Stokes said some of the “crime hot spots” include portions of the West End near Brenner Crossing, Zion Hills Apartments and Livingstone College because of the number of violent crimes in those areas. Another hot spot is near Innes Street Marketplace, where a lot of commercial robberies take place. Robberies also are reported frequently at apartment complexes off of Statesville Boulevard.

The police department’s average response time was slightly impacted by the rise in overall crime in 2021. Stokes reported an average response time of 5 minutes and 37 seconds for top-priority calls, which includes burglaries, shots fired, domestic assaults, home invasions and bomb threats. That’s an increase of 25.3% compared to 2019, which had an average response time of 4 minutes and 29 seconds for such calls.

Priority No. 3 calls, the next tier for the department’s calls for service, include reports of abductions, robberies, loud parties and verbal disturbances. Officers improved their response time to these calls in 2021, with an average of 19 minutes and 48 seconds compared to 20 minutes in 2019.

Priority No. 5 calls, Stokes said, represent reports of drug offenses, prostitution, phone threats and motor vehicle thefts. Those calls saw a 25.7% increase, with an average response time of 22 minutes compared to 17 minutes and 38 seconds in 2019.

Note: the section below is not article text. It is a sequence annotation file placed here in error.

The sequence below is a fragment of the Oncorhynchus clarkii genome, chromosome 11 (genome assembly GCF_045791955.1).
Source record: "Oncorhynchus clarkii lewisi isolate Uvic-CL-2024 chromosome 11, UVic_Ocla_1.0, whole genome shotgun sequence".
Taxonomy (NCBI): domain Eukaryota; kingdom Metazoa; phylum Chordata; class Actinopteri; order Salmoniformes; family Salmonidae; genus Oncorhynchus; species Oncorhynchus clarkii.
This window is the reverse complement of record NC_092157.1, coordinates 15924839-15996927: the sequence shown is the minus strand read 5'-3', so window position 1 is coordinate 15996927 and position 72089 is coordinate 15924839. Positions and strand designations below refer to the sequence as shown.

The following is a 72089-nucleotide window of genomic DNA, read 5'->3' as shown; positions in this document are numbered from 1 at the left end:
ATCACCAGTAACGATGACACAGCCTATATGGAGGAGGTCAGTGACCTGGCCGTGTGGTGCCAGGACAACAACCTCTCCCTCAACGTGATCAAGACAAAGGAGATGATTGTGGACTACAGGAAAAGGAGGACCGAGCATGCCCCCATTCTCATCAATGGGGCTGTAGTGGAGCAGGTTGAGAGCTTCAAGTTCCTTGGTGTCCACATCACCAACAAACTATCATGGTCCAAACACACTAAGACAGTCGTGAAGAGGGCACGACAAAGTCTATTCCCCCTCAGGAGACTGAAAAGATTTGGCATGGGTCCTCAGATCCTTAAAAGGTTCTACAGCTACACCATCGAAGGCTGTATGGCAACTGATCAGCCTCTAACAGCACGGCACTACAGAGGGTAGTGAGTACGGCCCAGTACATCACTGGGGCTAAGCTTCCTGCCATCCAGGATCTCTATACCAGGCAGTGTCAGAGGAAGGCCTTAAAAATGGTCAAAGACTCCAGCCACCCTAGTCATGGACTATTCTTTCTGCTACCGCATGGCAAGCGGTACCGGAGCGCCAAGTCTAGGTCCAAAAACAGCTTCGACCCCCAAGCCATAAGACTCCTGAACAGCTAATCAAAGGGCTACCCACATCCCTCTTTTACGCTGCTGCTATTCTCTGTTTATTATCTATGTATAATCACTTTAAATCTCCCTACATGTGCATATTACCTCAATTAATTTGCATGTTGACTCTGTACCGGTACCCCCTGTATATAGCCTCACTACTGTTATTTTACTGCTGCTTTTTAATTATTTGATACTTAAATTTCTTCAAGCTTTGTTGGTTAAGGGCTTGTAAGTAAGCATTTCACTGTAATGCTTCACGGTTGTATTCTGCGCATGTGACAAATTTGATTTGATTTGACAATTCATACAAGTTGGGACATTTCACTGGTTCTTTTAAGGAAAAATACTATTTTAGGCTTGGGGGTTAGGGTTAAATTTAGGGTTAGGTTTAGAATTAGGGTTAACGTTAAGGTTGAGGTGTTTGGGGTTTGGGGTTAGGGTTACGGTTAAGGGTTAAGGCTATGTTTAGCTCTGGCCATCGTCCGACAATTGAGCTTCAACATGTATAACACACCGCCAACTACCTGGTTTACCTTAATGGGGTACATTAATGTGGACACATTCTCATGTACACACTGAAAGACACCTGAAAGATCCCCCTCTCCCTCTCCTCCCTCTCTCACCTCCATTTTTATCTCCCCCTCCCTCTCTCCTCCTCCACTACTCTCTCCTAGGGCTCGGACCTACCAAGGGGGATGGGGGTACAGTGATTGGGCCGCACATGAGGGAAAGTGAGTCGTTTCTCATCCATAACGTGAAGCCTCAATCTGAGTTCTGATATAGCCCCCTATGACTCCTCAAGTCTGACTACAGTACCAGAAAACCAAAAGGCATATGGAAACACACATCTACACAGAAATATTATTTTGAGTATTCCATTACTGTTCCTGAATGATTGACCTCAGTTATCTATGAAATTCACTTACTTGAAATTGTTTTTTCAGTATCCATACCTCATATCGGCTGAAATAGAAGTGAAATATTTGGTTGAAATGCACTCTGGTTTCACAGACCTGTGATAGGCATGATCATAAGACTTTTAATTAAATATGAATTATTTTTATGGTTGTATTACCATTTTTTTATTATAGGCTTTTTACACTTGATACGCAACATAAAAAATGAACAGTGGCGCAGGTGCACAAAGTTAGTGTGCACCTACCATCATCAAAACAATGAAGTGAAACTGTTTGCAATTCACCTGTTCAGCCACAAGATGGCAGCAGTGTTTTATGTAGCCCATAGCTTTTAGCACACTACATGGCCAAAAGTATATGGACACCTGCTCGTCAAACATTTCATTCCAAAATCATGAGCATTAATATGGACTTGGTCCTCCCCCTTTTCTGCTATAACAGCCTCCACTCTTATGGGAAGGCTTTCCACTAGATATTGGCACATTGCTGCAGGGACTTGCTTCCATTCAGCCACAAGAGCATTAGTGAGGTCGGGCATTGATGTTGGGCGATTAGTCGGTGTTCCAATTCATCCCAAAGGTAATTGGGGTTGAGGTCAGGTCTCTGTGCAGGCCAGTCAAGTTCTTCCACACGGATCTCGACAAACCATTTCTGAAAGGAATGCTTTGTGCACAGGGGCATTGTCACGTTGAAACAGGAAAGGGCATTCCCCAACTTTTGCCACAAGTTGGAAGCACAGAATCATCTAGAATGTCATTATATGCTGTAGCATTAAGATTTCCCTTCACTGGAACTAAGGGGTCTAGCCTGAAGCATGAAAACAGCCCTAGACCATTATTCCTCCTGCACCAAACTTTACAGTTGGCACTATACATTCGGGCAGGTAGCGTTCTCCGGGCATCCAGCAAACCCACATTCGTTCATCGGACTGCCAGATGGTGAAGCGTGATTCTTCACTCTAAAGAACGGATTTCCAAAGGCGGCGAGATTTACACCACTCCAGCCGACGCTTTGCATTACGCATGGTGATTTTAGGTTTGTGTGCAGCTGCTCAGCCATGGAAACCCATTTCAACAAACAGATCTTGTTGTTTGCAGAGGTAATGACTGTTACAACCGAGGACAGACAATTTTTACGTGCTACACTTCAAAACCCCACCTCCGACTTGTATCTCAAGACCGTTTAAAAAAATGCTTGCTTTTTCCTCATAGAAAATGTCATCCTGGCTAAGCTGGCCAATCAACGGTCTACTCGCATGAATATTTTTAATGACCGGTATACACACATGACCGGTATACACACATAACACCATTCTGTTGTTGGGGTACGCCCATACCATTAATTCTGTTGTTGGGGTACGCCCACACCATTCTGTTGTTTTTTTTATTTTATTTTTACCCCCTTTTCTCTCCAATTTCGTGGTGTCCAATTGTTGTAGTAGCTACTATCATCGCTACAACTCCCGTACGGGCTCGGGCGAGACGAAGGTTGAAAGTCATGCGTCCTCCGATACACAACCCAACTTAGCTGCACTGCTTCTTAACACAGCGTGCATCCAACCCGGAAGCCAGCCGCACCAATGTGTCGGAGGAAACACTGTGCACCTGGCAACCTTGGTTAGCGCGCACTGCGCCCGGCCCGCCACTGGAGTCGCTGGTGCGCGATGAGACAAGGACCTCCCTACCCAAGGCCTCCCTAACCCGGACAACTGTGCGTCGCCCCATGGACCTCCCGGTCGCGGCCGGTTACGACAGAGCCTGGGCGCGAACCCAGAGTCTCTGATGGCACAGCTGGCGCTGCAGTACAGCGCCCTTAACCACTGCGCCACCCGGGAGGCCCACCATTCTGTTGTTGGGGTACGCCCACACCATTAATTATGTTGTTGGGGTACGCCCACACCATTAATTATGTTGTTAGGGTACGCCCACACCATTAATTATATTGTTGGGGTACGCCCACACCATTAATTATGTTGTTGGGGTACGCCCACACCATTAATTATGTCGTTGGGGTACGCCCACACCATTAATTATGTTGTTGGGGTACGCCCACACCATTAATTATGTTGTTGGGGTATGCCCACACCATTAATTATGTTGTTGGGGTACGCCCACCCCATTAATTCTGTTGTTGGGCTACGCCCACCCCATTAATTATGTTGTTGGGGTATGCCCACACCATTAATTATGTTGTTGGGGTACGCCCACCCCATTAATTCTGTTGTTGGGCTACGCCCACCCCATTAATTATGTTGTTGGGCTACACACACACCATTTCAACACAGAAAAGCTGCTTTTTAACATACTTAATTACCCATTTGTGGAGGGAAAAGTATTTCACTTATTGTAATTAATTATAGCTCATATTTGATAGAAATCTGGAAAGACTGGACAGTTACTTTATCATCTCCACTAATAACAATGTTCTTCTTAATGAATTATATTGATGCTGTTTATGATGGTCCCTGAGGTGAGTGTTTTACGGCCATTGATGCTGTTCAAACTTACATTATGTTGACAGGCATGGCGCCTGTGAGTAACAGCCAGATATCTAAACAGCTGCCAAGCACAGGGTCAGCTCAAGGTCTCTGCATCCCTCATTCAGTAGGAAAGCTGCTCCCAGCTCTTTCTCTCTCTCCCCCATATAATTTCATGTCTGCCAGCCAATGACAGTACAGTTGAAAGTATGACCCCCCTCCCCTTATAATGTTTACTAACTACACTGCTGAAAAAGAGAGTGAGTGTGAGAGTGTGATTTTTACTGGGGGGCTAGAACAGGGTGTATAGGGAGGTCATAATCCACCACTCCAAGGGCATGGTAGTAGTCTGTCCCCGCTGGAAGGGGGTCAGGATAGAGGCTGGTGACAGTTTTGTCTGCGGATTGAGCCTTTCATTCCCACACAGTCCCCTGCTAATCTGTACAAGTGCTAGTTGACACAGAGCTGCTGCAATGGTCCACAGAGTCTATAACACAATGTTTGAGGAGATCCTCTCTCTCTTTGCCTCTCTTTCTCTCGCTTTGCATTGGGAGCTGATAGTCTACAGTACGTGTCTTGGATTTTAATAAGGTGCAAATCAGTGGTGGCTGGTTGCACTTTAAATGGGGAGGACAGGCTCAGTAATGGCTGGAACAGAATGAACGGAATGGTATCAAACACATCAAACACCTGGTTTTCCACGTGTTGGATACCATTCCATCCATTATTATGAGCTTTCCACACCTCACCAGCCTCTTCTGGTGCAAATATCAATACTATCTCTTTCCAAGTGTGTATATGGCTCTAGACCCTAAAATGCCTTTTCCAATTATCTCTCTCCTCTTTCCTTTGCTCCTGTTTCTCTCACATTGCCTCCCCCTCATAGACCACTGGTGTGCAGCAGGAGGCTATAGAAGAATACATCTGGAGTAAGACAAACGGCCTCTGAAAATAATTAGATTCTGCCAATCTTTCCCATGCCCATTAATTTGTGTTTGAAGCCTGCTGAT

Stokes said he compared the 2021 response times to 2019, which represents a more normal response level, and excluded 2020 because of the pandemic. To limit in-person interactions, some calls, such as those in priority No. 5, were handled over the phone rather than from an officer visiting victims directly, he added.

Salisbury Police also respond to calls of overdoses. Stokes said officers investigated 22 deaths among the 182 total overdoses in 2021. The department works to refer those who overdose to the county’s Post-Overdose Response Team, or PORT, which then helps connect those individuals with resources for treatment and services. April saw the highest number of overdoses last year, 21.

Overall, 2021 has a violent crime rate of 639, a homicide rate of 31 and a property crime rate of 3,742. All rates are rounded to the nearest whole number. Such rates are calculated by dividing the number of reported crimes by the total population and then multiplying that number by 100,000. In 2016, when there were approximately 1,585 fewer residents in Salisbury, those rates were 716 for violent crime, 29.5 for homicide and 4,338 for property crime.